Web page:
The Pentax K1000

Before I started writing this, I asked myself if it was really necessary to write another review about the Pentax K1000. I decided it was because my experience with this camera might be different than other photographers. It’s such a fun camera to use. Why? The K1000, simply stated, is a basic manual SLR with the core features that any photographer would need. Starting with the camera design all the way to the lack of advanced features. Yes, the absence of features. The K1000 has become one of the favorite cameras in my collection.

The K1000 was introduced by Asahi Optical in 1975 and has one of the longest production runs in the history of photography spanning over 20 years. The original construction of the aluminum K1000 was hand assembled in Japan. To cut labor costs, the production was shifted to Hong Kong (1978) and then China (1990). These changes in production location can be seen in the subtle changes to the camera body. In early models, the Asahi logo is featured on the pentaprism. Later models made in China replaced aluminum parts with plastic. This also reduced the weight of the camera. The camera I own is one of the original models produced in Japan. The K1000 gains its cult following from being used in college photography classes where students are encouraged to use this camera because of the lack of advanced features. It allows the photographer to learn the basics of focusing, adjusting shutter speed, and controlling exposure. Really the core concepts that photographers need to understand, taught in a minimal manual approach.

These are some of my first images using the K100 and Ilford HP5 Plus 400 BW film. The 55mm f/2 lens provides great depth of field in my photos. My favorite single feature of the K1000 is the needle index to indicate correct exposure. Saying I love this would be an understatement. Within the viewfinder is a vertical swing-needle that indicates on the positive or negative if the image is going to be over/underexposed based on the current shutter speed. It’s as easy as that. During my research for this review, I learned something. It’s critical to keep a lens cap or body cap on when the camera is not in use. Why? The exposure needle operates on the camera batteries, and it’s always on. The K1000 uses two LR44 watch batteries to power the CdS (cadmium sulphide) photoresistor cell that meters the light and operate the needle. By not using a cap, the batteries will be dead after a few months. My recommendation if you are looking to buy a used K1000, make sure to ask the seller if the metering works and the needle isn’t stuck. A photographer could use the Sunny 16 Rule to manually calculate exposure, but the needle in the K1000 and Pentax Spotmatic make using the camera effortless.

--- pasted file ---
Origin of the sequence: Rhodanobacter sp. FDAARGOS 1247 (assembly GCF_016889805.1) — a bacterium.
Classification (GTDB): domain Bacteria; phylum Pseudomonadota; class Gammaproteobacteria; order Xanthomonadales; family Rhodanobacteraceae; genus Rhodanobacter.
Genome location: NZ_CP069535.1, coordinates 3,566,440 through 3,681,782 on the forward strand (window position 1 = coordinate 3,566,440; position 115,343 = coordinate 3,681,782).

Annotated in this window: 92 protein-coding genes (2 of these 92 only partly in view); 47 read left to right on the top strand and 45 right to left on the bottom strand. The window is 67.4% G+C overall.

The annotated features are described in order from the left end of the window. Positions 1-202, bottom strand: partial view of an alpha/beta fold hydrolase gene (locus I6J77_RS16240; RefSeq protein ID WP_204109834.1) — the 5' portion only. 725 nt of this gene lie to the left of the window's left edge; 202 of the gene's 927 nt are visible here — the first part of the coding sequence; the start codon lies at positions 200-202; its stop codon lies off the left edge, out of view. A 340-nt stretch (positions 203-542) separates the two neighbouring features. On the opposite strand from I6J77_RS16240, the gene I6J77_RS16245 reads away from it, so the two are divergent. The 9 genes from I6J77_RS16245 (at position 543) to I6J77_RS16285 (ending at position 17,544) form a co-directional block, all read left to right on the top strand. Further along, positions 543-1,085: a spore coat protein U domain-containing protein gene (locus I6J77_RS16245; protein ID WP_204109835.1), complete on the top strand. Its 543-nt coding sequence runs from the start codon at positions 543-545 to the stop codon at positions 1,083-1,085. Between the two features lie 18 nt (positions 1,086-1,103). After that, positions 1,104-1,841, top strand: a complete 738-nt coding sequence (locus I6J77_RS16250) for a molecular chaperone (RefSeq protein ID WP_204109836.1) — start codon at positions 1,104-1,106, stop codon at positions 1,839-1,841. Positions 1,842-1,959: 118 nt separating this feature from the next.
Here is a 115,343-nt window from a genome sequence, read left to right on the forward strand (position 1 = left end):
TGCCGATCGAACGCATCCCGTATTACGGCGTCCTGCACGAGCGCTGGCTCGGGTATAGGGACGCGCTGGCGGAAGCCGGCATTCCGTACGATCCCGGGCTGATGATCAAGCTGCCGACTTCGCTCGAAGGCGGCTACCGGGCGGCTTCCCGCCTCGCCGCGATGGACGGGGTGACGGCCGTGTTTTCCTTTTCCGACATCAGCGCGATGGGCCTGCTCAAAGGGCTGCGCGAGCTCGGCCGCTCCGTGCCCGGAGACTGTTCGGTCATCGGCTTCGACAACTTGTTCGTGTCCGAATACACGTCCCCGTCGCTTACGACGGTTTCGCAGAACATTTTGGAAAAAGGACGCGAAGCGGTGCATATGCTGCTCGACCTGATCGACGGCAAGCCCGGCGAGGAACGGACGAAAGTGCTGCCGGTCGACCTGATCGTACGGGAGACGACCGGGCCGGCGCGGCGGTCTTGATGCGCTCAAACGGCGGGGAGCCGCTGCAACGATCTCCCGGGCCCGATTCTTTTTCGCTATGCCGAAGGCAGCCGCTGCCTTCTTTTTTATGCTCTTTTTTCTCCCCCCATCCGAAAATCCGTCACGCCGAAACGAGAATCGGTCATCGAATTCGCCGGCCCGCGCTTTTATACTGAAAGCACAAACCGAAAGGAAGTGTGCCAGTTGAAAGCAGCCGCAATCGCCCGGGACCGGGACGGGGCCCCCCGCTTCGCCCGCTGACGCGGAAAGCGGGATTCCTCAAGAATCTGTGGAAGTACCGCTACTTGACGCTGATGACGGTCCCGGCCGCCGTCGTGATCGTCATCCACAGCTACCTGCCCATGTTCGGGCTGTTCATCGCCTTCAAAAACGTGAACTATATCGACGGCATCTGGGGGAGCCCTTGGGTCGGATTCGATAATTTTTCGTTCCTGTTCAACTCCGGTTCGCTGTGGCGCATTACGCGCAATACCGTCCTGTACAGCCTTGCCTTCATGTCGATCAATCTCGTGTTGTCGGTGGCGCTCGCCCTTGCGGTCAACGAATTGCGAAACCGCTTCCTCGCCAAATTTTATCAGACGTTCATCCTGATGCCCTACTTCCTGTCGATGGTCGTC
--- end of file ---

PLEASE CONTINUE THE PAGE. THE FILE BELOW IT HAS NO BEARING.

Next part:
The K1000 is one of those cameras that everyone should experience. Again, it’s simple and it’s fun to use. I’m such a fan of this camera, I had to get a matching shirt from the Film Photography Project Store. I’ve recently reloaded the K1000 with Ilford XP2 Super 400 BW C41. I’ve never used black and white film that can be processed with C41 color equipment, but since Kodak announced that they’ve discontinued theirs, I’m going to compare the two and see which I like better.

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About Shaun Nelson

Learning to shoot analog in a digital world. UtahFilmPhotography.com is dedicated to sharing information, sharing experience and sharing knowledge about film photography and vintage cameras. View all posts by Shaun Nelson

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